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with each other in the mind; alternate contempt and indignation; alternate laughter and tears; alternate fcorn and horror.
It cannot however be denied, that to fome this ftrange scene appeared in quite another point of view. Into them it infpired no other fentiments than thofe of exultation and rapture. They faw nothing in what has been done in France, but a firm and temperate exertion of freedom; fo confiftent, on the whole, with morals and with piety, as to make it deferving not only of the fecular applaufe of dashing Machiavelian politicians, but to render it a fit theme for all the devout effufions of facred eloquence.
On the forenoon of the 4th of November laft, Doctor Richard Price, a non-conforming minifter of eminence, preached at the diffenting meetinghoufe of the Old Jewry, to his club or fociety, a very extraordinary miscellaneous fermon, in which there are fome good moral and religious fentiments, and not ill expreffed, mixed up in a fort of porridge of various political opinions and reflections: but the revolution in France is the grand ingredient in the cauldron. I confider the address transmitted by the Revolution Society to the National Affembly, through Earl Stanhope, as originating in the principles of the fermon, and as a corollary from them. It was moved by the preacher of that discourse. It was paffed by those who came reeking from the effect of the fermon, without any cenfure or qualification, expreffed or implied.
If, however, any of the gentlemen concerned fhall wish to feparate the fermon from the refolution, they know how to acknowledge the one, and to difavow the other. They may do it: I
For my part, I looked on that fermon as the public declaration of a man much connected with literary caballers, and intriguing philofophers; with political theologians, and theological politicians, both at home and abroad. I know they fet him up as a fort of oracle; because, with the best intentions in the world, he naturally philippizes, and chaunts his prophetic fong in exact unifon with their designs.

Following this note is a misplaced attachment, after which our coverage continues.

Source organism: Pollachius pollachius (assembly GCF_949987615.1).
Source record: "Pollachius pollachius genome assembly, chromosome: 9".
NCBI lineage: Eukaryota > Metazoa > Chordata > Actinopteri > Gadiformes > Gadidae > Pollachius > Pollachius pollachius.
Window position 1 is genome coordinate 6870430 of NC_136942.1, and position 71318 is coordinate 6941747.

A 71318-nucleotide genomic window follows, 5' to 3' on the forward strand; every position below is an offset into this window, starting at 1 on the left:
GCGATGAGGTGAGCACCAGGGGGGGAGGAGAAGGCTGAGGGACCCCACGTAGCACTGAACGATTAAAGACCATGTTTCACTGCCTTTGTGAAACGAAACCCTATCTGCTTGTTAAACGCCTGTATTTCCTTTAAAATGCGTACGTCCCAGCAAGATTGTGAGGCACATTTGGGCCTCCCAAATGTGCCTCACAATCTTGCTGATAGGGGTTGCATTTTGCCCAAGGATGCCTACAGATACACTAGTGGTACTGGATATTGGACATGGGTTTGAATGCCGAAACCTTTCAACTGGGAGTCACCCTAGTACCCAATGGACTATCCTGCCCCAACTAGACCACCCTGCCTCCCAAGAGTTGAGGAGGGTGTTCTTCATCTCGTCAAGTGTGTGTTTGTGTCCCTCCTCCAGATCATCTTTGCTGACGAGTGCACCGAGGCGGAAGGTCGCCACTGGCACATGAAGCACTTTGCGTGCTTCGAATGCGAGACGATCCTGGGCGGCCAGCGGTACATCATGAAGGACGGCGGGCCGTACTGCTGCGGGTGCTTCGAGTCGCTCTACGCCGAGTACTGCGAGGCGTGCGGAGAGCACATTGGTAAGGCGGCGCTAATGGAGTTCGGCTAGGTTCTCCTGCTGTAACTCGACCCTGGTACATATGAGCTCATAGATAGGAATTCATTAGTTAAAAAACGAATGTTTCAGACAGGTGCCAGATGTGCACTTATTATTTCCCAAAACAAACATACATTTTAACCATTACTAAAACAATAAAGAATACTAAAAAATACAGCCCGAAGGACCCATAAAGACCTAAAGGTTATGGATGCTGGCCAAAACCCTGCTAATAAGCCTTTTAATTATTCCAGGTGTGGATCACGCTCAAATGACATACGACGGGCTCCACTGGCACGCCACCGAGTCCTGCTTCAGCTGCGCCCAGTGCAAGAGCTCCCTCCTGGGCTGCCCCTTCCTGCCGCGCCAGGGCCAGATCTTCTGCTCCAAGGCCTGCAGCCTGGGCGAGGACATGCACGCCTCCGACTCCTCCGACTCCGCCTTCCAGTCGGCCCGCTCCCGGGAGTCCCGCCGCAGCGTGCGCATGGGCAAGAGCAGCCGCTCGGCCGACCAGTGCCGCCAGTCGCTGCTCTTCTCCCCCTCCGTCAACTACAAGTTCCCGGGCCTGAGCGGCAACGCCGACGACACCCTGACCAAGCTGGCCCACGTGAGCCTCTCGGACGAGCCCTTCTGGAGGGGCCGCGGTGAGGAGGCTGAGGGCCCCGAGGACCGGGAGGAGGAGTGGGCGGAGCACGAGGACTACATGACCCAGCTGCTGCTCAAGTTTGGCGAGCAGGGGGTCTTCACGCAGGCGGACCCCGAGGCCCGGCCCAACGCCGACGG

That fermon is in a strain which I believe has not been heard in this kingdom, in any of the pulpits which are tolerated or encouraged in it, fince the year 1648, when a predeceffor of Dr. Price, the Reverend Hugh Peters, made the vault of the king's own chapel at St. James's ring with the honour and privilege of the Saints, who, with the "high praifes of God in their mouths, and a "two edged fword in their hands, were to execute judgment on the heathen, and punishments ። upon the people; to bind their kings with chains, "and their nobles with fetters of iron *." Few harangues from the pulpit, except in the days of your league in France, or in the days of our solemn league and covenant in England, have ever breathed lefs of the fpirit of moderation than
this lecture in the Old Jewry. Suppofing, however, that fomething like moderation were vifible in this political fermon; yet politics and the pulpit are terms that have little agreeinent. No found ought to be heard in the church but the healing voice of Chriftian charity. The cause of civil liberty and civil government gains as little as that of religion by this confufion of duties. Those who quit their proper character, to affume what does not belong to them, are, for the greater part, ignorant both of the character they leave, and of the character they affume, Wholly unacquainted with the world in which they are fo fond of meddling, and inexperienced in all its affairs, on which they pronounce with fo much confidence, they have nothing of politics. but the paffions they excite. Surely the church is a place where one day's truce ought to be allowed to the diffenfions and animofities of mankind.